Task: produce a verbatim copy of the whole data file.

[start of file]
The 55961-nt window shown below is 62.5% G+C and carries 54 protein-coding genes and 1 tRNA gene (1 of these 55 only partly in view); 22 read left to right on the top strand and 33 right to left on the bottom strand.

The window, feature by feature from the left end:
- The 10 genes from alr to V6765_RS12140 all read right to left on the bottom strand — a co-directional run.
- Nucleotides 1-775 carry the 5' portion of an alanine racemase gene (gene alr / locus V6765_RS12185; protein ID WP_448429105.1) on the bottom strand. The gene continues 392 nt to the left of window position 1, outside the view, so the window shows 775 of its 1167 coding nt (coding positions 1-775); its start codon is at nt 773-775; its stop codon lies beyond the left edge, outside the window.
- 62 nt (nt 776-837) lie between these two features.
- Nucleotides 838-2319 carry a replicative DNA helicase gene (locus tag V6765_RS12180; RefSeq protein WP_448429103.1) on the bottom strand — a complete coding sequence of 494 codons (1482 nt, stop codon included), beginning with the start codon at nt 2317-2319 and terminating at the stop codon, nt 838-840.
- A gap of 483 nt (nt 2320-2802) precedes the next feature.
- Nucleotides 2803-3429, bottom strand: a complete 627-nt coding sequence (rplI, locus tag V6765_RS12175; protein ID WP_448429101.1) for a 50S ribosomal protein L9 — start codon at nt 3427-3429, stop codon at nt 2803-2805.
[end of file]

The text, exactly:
The 55961-nt window shown below is 62.5% G+C and carries 54 protein-coding genes and 1 tRNA gene (1 of these 55 only partly in view); 22 read left to right on the top strand and 33 right to left on the bottom strand.

The window, feature by feature from the left end:
- The 10 genes from alr to V6765_RS12140 all read right to left on the bottom strand — a co-directional run.
- Nucleotides 1-775 carry the 5' portion of an alanine racemase gene (gene alr / locus V6765_RS12185; protein ID WP_448429105.1) on the bottom strand. The gene continues 392 nt to the left of window position 1, outside the view, so the window shows 775 of its 1167 coding nt (coding positions 1-775); its start codon is at nt 773-775; its stop codon lies beyond the left edge, outside the window.
- 62 nt (nt 776-837) lie between these two features.
- Nucleotides 838-2319 carry a replicative DNA helicase gene (locus tag V6765_RS12180; RefSeq protein WP_448429103.1) on the bottom strand — a complete coding sequence of 494 codons (1482 nt, stop codon included), beginning with the start codon at nt 2317-2319 and terminating at the stop codon, nt 838-840.
- A gap of 483 nt (nt 2320-2802) precedes the next feature.
- Nucleotides 2803-3429, bottom strand: a complete 627-nt coding sequence (rplI, locus tag V6765_RS12175; protein ID WP_448429101.1) for a 50S ribosomal protein L9 — start codon at nt 3427-3429, stop codon at nt 2803-2805.